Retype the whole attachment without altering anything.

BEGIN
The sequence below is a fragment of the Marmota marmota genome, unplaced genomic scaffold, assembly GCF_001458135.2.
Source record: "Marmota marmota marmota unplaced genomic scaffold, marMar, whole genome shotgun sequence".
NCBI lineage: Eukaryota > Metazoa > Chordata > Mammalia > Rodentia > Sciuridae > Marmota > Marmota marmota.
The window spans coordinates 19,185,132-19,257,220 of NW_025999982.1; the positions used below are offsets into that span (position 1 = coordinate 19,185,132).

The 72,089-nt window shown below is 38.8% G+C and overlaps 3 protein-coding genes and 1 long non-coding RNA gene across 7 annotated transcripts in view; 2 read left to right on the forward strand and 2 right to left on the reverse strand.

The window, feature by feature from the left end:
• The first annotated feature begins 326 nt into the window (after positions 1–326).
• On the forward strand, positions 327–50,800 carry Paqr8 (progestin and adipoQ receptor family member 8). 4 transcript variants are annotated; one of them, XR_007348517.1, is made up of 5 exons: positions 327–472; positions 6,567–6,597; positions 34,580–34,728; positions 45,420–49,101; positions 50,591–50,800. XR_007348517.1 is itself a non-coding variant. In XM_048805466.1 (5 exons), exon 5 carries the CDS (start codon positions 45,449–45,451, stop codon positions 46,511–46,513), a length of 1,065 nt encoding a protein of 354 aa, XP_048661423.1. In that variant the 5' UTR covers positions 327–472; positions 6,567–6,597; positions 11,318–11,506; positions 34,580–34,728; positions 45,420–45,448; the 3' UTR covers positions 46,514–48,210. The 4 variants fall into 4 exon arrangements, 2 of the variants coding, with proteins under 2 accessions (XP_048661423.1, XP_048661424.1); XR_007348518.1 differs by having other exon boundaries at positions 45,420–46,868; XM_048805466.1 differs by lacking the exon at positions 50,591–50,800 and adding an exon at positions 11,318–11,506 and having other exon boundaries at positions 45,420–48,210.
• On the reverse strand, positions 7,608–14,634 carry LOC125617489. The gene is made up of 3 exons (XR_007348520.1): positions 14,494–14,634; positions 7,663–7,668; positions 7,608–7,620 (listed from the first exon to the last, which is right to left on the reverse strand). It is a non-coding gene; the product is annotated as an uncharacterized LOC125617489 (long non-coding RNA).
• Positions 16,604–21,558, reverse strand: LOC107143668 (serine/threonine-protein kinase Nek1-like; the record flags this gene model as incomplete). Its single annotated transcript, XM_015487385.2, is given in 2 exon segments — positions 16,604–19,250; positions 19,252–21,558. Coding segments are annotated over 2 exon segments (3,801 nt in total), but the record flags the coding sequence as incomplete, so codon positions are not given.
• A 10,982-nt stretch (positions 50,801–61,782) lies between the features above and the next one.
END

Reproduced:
The sequence below is a fragment of the Marmota marmota genome, unplaced genomic scaffold, assembly GCF_001458135.2.
Source record: "Marmota marmota marmota unplaced genomic scaffold, marMar, whole genome shotgun sequence".
NCBI lineage: Eukaryota > Metazoa > Chordata > Mammalia > Rodentia > Sciuridae > Marmota > Marmota marmota.
The window spans coordinates 19,185,132-19,257,220 of NW_025999982.1; the positions used below are offsets into that span (position 1 = coordinate 19,185,132).

The 72,089-nt window shown below is 38.8% G+C and overlaps 3 protein-coding genes and 1 long non-coding RNA gene across 7 annotated transcripts in view; 2 read left to right on the forward strand and 2 right to left on the reverse strand.

The window, feature by feature from the left end:
• The first annotated feature begins 326 nt into the window (after positions 1–326).
• On the forward strand, positions 327–50,800 carry Paqr8 (progestin and adipoQ receptor family member 8). 4 transcript variants are annotated; one of them, XR_007348517.1, is made up of 5 exons: positions 327–472; positions 6,567–6,597; positions 34,580–34,728; positions 45,420–49,101; positions 50,591–50,800. XR_007348517.1 is itself a non-coding variant. In XM_048805466.1 (5 exons), exon 5 carries the CDS (start codon positions 45,449–45,451, stop codon positions 46,511–46,513), a length of 1,065 nt encoding a protein of 354 aa, XP_048661423.1. In that variant the 5' UTR covers positions 327–472; positions 6,567–6,597; positions 11,318–11,506; positions 34,580–34,728; positions 45,420–45,448; the 3' UTR covers positions 46,514–48,210. The 4 variants fall into 4 exon arrangements, 2 of the variants coding, with proteins under 2 accessions (XP_048661423.1, XP_048661424.1); XR_007348518.1 differs by having other exon boundaries at positions 45,420–46,868; XM_048805466.1 differs by lacking the exon at positions 50,591–50,800 and adding an exon at positions 11,318–11,506 and having other exon boundaries at positions 45,420–48,210.
• On the reverse strand, positions 7,608–14,634 carry LOC125617489. The gene is made up of 3 exons (XR_007348520.1): positions 14,494–14,634; positions 7,663–7,668; positions 7,608–7,620 (listed from the first exon to the last, which is right to left on the reverse strand). It is a non-coding gene; the product is annotated as an uncharacterized LOC125617489 (long non-coding RNA).
• Positions 16,604–21,558, reverse strand: LOC107143668 (serine/threonine-protein kinase Nek1-like; the record flags this gene model as incomplete). Its single annotated transcript, XM_015487385.2, is given in 2 exon segments — positions 16,604–19,250; positions 19,252–21,558. Coding segments are annotated over 2 exon segments (3,801 nt in total), but the record flags the coding sequence as incomplete, so codon positions are not given.
• A 10,982-nt stretch (positions 50,801–61,782) lies between the features above and the next one.